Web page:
For much of the first three quarters of Thursday’s Game 2 between the Lynx and Mystics, Washington guard Kristi Toliver was a problem.

Held to three points in Tuesday’s Game 1 of the best-of-five WNBA semifinals, Toliver was leading all scorers with 22 points. She had made nine of 17 shots and three of seven three-pointers. She was a big reason — along with Elena Delle Donne — the Mystics, overrun in the first game, were trading punches with the Lynx on the Williams Arena court.

Then things changed.

The Lynx adjusted their pick and roll coverage, with the idea of forcing Toliver to drive rather than getting an open look at a shot. The Lynx made sure there was a second defender waiting for her, while at the same time trying to deny Delle Donne.

The Mystics didn’t have an answer.

“That’s when you need your other players on the weak side to be ready and willing to shoot,” Washington coach Mike Thibault said. “This is part of the process we’re going through. We miss a third or fourth scorer.”

Washington is a talented team that was hurt when guard Tayler Hill, the former Minneapolis South High School and Ohio State star, was lost midseason to a knee injury. But the difference between the Mystics and the Lynx in the first two games has been clear.

The Lynx have more playoff experience, to be sure. But they also have more scorers.

The Lynx shot 59.4 percent in Game 1 and 51.8 percent in a Game 2 in which the Mystics were far more aggressive on defense.

But the difference has been the scoring depth. The Lynx had four players score in double figures in each game. Thursday, Lindsay Whalen scored nine and would likely have had more had she not sat most of the first quarter with two fouls.

Washington basically has had to rely on Delle Donne and one other scorer. In Game 1 that was Tierra Ruffin-Pratt. Thursday it was Toliver.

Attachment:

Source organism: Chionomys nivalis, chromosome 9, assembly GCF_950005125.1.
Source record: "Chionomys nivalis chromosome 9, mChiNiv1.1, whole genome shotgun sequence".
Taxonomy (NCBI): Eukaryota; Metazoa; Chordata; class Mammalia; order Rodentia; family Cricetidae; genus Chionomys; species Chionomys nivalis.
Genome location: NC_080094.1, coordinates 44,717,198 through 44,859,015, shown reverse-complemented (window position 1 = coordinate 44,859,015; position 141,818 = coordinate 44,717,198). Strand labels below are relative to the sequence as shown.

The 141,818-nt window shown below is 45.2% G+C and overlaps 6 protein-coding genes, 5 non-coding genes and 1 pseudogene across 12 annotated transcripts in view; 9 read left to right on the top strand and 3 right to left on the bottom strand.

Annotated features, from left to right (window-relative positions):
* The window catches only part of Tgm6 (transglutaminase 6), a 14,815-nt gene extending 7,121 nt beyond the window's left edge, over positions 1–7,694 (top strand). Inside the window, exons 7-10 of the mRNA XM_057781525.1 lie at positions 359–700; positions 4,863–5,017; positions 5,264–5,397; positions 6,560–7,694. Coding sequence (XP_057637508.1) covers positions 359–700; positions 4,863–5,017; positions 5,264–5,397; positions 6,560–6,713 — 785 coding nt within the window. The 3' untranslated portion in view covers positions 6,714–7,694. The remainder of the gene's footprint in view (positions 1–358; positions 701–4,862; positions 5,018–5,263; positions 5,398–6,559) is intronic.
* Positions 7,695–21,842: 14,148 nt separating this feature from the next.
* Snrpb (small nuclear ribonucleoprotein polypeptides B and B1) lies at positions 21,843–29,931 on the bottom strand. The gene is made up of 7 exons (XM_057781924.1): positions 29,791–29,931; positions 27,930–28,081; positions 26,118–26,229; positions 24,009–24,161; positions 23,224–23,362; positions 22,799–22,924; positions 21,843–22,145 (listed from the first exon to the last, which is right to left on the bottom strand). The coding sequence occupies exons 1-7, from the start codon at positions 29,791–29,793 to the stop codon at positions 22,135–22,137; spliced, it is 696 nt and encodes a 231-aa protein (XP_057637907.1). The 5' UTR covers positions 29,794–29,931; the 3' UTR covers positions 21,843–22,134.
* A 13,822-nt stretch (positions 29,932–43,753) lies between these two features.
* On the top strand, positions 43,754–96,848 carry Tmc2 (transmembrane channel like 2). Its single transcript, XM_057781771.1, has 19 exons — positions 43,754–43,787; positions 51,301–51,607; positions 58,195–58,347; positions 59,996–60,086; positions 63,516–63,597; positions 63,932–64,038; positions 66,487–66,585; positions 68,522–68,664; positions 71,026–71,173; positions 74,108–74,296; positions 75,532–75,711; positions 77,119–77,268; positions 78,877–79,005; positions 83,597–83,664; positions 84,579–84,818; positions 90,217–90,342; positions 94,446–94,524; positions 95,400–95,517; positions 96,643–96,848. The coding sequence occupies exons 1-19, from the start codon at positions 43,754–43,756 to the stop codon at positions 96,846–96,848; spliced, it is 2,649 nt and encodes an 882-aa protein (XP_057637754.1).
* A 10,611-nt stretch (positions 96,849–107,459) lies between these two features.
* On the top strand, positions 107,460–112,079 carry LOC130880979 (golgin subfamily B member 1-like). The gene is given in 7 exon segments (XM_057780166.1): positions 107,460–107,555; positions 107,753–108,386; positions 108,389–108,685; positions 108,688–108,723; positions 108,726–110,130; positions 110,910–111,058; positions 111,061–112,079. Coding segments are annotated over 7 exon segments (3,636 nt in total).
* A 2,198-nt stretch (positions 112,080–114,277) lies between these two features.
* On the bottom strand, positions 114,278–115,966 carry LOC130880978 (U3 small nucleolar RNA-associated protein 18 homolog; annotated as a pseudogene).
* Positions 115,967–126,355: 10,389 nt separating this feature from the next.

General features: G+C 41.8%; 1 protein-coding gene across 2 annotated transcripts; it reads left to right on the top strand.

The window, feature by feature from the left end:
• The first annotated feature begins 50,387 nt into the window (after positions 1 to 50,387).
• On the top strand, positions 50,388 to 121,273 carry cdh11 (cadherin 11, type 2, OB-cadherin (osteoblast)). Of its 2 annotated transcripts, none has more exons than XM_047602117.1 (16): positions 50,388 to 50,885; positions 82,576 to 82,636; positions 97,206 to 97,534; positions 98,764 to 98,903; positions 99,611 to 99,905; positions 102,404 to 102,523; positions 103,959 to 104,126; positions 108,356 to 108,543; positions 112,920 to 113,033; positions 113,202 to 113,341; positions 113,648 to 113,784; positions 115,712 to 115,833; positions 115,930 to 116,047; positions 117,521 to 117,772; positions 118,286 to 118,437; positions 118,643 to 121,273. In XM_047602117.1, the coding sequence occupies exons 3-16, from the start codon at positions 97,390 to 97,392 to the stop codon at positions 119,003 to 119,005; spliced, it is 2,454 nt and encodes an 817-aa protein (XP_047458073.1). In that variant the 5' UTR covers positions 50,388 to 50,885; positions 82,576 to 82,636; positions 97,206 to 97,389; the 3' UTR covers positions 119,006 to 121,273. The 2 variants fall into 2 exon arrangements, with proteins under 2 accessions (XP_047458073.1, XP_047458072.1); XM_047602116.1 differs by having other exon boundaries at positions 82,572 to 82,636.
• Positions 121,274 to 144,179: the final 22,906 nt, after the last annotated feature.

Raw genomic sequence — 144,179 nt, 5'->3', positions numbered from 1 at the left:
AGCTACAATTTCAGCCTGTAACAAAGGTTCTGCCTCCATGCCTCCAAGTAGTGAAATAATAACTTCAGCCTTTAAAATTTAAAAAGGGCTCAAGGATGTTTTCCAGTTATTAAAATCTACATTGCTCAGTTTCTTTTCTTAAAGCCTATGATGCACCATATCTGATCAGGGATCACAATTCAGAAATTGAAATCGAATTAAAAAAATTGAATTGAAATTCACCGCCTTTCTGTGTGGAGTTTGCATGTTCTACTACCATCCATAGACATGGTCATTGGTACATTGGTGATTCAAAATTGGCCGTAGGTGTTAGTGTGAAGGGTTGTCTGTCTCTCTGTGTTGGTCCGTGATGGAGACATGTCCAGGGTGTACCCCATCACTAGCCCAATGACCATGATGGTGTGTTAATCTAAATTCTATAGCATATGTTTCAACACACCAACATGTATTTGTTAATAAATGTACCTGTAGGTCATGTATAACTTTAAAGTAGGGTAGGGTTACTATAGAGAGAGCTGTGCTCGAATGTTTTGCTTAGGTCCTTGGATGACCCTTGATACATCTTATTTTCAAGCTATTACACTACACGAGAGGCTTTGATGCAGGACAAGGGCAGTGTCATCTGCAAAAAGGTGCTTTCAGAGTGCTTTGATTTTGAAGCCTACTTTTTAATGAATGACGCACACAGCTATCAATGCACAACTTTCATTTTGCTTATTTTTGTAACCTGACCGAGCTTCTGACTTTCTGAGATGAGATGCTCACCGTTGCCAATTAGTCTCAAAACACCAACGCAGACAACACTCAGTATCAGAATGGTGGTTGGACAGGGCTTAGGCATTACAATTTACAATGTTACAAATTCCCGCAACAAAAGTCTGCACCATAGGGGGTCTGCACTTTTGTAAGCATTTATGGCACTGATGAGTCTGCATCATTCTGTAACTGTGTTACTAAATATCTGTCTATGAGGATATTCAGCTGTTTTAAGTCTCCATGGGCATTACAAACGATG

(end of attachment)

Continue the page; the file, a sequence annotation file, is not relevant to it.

That’s not enough in the playoffs. Washington shot 44.6 percent in the first game, just 41.1 percent Thursday. And afterward, Lynx coach Cheryl Reeve said she needed to see better defense from her team.

“We still have more we can do,” she said.

But it’s scoring that is the difference. The Lynx won Thursday scoring 93 points. Since 2011 the team is 24-0 when scoring 80 or more in a playoff game, 12-13 when the Lynx don’t.

Seimone Augustus has put the pedal down in the playoffs, scoring 24 and 15 points. Maya Moore is averaging 18 points in two games, center Sylvia Fowles 21.3. Thursday Whalen was hot late and Rebekkah Brunson chipped in a double-double.

In order to stave off elimination, the Mystics will have to figure out how to score more while doing a better job containing the Lynx.

Given where the two teams are right now, that won’t be easy.

“They’re a well-oiled machine,” Toliver said of Minnesota. “They know each other, know how to make plays off one another and how to stay poised through adversity. … But we’re still, as a team, continuing to learn.”